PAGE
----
Fish Heads

A work of fiction in which a peculiar phenomenon comes to light in a seemingly ordinary town (Or does it?)…

by: Hannah Love

I take Rex on a walk around the high school baseball field every morning. As soon as my alarm beeps, he’s up, pushing his cold nose into my hand, whining and twirling, fanning my face with his feathery grey tail. I stretch and dress, and then we are out the door and strolling through the damp dawn. The cold always shocks me; I stiffen when I step outside. Our routine gets easier as the year ages. We are well into spring now, so there is always light, and today, there is sun. Red and orange blooms burst from the ground. The trees drip with flowers. Petals tile the sidewalk in a mosaic of pinks and creams. Sweet cherry and vanilla drift past us as we walk along.

When we reach the field, I let Rex off leash and follow behind slowly. I watch as he roots in the grass and stuffs his snout into gopher holes. He trots to the stand of trees lining the edge of the park and lifts his leg. Two ospreys glide through the endless blue above us, chirping at each other. I visor my eyes with my hand and squint at them. The male carries a large stick in his talons, a gnarled, bony thing with a pronged end. The female circles him playfully, her whistles building in intensity like a tea kettle about to boil over.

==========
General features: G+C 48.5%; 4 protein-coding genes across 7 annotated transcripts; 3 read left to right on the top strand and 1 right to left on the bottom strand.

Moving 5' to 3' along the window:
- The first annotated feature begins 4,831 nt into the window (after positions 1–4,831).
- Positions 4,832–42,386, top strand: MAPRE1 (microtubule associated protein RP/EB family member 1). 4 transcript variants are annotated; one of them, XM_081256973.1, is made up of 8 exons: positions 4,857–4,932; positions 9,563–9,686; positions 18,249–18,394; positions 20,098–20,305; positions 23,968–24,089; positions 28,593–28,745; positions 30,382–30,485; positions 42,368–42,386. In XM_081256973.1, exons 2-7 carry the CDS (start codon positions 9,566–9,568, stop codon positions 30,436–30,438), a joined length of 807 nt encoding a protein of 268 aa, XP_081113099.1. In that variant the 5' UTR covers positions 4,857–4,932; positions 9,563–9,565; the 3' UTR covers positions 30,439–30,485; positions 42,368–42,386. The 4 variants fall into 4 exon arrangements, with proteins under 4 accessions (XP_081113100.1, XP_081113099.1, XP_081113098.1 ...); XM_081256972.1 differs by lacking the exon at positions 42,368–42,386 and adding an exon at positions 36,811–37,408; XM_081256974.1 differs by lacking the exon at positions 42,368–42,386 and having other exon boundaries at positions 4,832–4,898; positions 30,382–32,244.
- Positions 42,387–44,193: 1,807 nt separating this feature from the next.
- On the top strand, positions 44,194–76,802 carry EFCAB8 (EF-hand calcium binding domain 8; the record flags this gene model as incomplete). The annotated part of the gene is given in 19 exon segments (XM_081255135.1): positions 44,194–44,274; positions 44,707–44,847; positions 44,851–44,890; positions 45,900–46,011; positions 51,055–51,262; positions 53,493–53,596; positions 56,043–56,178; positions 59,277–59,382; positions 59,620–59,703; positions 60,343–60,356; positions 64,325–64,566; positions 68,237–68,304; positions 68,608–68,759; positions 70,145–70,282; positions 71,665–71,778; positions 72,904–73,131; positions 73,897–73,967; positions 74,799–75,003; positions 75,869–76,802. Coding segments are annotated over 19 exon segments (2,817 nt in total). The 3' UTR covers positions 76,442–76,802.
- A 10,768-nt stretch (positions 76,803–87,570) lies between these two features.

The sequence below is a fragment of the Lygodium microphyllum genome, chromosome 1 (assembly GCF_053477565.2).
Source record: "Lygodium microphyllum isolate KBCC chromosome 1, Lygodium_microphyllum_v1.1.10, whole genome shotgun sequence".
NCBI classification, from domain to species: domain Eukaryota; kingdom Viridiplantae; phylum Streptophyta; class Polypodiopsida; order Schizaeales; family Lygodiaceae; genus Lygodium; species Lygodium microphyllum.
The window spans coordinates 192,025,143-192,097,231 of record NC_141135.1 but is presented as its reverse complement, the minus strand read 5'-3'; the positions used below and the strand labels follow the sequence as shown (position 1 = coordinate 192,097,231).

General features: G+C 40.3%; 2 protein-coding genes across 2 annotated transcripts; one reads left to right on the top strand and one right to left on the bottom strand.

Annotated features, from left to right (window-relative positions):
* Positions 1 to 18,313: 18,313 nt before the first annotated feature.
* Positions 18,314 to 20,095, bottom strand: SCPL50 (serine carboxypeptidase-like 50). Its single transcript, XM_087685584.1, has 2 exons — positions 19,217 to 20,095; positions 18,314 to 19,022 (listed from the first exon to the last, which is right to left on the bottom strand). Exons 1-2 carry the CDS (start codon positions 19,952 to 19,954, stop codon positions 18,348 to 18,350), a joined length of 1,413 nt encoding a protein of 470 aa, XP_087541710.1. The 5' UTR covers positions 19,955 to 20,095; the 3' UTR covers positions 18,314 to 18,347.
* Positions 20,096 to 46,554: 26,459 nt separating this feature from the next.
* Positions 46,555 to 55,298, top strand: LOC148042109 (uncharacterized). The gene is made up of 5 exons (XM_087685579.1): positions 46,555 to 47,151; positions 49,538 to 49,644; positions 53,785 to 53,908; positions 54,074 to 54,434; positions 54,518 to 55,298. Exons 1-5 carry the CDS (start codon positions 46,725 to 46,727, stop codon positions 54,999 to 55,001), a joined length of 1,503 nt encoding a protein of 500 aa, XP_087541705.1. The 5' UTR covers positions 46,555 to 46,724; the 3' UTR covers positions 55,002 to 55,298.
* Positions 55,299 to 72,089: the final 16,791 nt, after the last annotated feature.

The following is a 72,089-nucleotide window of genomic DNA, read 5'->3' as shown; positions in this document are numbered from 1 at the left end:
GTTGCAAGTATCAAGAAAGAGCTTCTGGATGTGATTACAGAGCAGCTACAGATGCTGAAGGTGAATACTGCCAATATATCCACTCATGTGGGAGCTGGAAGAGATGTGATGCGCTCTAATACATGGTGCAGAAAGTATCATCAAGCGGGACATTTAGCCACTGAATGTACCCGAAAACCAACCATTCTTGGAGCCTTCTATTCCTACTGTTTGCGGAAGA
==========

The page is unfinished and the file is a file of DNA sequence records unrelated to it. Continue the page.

The grass is wet, and my tennis shoes are soaked through. My feet squish with each step. I look to the ground and focus on bringing my knees up high like a runner to avoid collecting more water. The sunlight bounces off the dewy grass, magnifying each blade in blinding shimmers. I’m about to put my foot down again when I notice a fish head beneath me. The grass around the head is tamped down, and a few daisies halo it almost decoratively.